Amoeblog


Farewell to our Friend and Co-worker Lee Gordon

Posted by Amoebite, March 3, 2010 05:35pm | Post a Comment
Lee Gordon
1966 - 2010

Lee Gordon

A memorial service for Lee will be held at the Hollywood Forever Cemetery Chapel
on Sunday March 7, 2010 at 1pm.
____________________________________

We lost a good friend and a good man yesterday and we are all sad.

We will miss you, Lee.
Lee Gordon
The break room stories, your ENDLESS well of music knowledge and passion, your genuinely warm spirit and kindness that you brought every day.

We were lucky to have the time we had with you.

SO glad you and Joe came and celebrated this last FAT Tuesday with us. You left us with the echoes of Ernie K. Doe, Lee Dorsey, and the Meters...and your smile.

Lee Gordon---you were a man of many layers. From the ASTOUNDING performance as IGGY on the Amoebapalooza stage, to the warmth and kindness you showed all of us every day, to the customers who would wait two hours or more for you to start your shift---simply because "there's no one like Lee...." Most certainly there wasn't and there never will be.

Lee GordonLee Gordon

Here's to you....Lee Gordon. "Time to flip the record over...."


With love and gratitude,

your Amoeba family


The tributes are rolling in, and, as usual, my friends and colleagues are more eloquent than I, so I'll be brief.

Lee was an amazing person, the kind of guy you want to know, and in a store of 250 people (and a world of 6 billion), the kind of guy that makes everyone feel comfortable. I've never met a better father, and I doubt I ever will. I never met a bigger music brain (ok, music nerd), and I know I never will.

He loved baseball, music trivia, his family and his friends, and we loved him back. And we miss him. My heart hurts for Stacy and Joe and the entire Gordon family. It's a sad day, indeed.
-- Jim Henderson


As I write this my heart weighs heavy. I was in Amoeba music earlier this evening when I heard of Lee Gordon's passing. It put me in a state of shock. Stumbling around the aisles, I could not believe it. I did not want to believe it. I was welling and choking up, ready to lose it. Buying records meant nothing, there was no joy to be had in the process. This was not some Lee & Josephrandom person I met once - this was a person I spent the past 7 years conversing with. Lee was one of the best people I met here in Los Angeles. Kind, friendly, down to earth. He loved '60s rock n roll, and he shared his love for it everyday with those of us who were patient enough with his mile a minute banter to understand how deep and wide and tall it was. His knowledge of the arcane and obscure minutia pertaining to the inner workings of the Los Angeles music industry were staggering, nearly unmatched. Lee was a verbose man, he could go and go and go and go on and on and on and on about the things he loved even more intensely, and at greater lengths, than myself. Which is some feat. Yet, he also listened. If you had something to say that you felt important, he would listen closely. And if you had something to say that he was not as interested in, he would still listen. Because Lee was as gentleman. And a generous, helpful, honest individual who is already missed by more people than I can even count. Lee was just one of those rare people you meet in life who injected more goodness into the world than anything else. I already miss him. And always will.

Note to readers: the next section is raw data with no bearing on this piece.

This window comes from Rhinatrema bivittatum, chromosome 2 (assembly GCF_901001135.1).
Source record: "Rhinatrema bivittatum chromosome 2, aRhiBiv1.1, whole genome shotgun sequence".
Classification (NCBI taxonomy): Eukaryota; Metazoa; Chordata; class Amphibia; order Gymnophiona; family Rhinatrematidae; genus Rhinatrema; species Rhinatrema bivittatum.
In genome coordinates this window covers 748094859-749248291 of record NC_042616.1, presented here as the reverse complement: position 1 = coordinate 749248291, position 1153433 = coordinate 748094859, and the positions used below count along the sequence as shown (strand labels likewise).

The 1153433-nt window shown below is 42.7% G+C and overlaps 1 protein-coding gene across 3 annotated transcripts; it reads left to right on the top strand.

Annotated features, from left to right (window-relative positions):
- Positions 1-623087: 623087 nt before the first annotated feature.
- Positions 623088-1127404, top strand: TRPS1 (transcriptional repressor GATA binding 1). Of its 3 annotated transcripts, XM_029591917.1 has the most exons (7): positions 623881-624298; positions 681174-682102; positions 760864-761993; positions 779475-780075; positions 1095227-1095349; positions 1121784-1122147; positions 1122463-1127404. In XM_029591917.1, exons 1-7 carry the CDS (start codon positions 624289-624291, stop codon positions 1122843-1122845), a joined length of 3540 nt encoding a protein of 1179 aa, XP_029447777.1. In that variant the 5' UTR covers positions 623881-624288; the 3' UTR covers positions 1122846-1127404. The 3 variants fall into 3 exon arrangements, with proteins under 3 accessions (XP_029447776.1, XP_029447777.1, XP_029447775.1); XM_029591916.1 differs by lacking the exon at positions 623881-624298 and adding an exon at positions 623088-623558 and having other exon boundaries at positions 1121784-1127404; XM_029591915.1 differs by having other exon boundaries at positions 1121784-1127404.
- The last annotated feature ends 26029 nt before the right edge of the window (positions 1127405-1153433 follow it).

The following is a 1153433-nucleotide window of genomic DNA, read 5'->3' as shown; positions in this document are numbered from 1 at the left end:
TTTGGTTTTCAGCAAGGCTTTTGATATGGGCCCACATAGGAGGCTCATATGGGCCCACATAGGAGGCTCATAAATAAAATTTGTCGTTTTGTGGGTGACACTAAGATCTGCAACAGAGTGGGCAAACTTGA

-- Frankie Delmane


Lee was an amazing coworker and a very smart, informative, gracious, and interesting man. He will be missed by everyone who got the pleasure of being near him. So sad!
-- Tim Ranow


Today, it came to my attention that one of the finest people I've ever known has passed away. Lee D. Gordon, music connoisseur, Folk/Country master and all around great guy, died of complications due to Myocarditis which is the inflammation of the heart muscle. I guess his heart was too big for his small body.

There wasn't a day that passed that I didn't learn something from this Jack of all trades. Brother Lee was a music purest and someone who was respected and loved by all. I'm gonna miss hearing that raspy baritone voice of his sprinkling his vast knowledge on the people around him.

Best of luck to his little boy and his lovely wife. He was such a proud father and loving husband.

Today, we lost a very special soul. Rest in peace, Brother Lee. You will be greatly missed.
-- Travis King


Lee... Talking old 45s with you was like having my own perfect librarian at my disposal. Your enthusiasm and knowledge remain unmatched, and I've always thought of you whenever a Love song appears in the air, or whenever anyone wears an absurdly sleeveless shirt. Much love.
-- Sam Ott


Lee - you have so many stories to share with the other side, I guess we couldn't hog them all. You will be missed.
-- Jennifer Pearl


I don't want to believe it. Your passing is a reminder to me that we're all here on borrowed time. Wish you were here to share with us longer, but I know you're in a good place. Thanks for being, Lee...

-- Christy Greenwood


Lee: Jennifer Aniston in an MC5 t-shirt on an episode of "Friends" - one of many moments of shared hilarity between us on the used rock floor (speaking of cognitive dissonance). You were always loved and appreciated, gentle friend.
--Alyssa Siegel


Lee...I'm gonna miss your dry sense of humor...the political insight you shared with me...the fact that you could spot a shitty disco record from a mile away. I loved listening to your rambling lectures on music that I needed to know more about. Teach on homie...you made all of us at Amoeba better at what we do.